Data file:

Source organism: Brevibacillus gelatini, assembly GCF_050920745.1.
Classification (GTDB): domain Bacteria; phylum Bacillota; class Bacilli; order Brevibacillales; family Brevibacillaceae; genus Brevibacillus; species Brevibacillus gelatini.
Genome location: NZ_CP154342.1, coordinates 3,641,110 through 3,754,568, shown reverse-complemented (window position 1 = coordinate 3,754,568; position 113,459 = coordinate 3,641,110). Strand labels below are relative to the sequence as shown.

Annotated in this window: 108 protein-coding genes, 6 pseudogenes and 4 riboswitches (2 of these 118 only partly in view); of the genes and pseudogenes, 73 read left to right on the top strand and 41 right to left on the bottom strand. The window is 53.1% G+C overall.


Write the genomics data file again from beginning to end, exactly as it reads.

Source organism: Brevibacillus gelatini, assembly GCF_050920745.1.
Classification (GTDB): domain Bacteria; phylum Bacillota; class Bacilli; order Brevibacillales; family Brevibacillaceae; genus Brevibacillus; species Brevibacillus gelatini.
Genome location: NZ_CP154342.1, coordinates 3,641,110 through 3,754,568, shown reverse-complemented (window position 1 = coordinate 3,754,568; position 113,459 = coordinate 3,641,110). Strand labels below are relative to the sequence as shown.

Annotated in this window: 108 protein-coding genes, 6 pseudogenes and 4 riboswitches (2 of these 118 only partly in view); of the genes and pseudogenes, 73 read left to right on the top strand and 41 right to left on the bottom strand. The window is 53.1% G+C overall.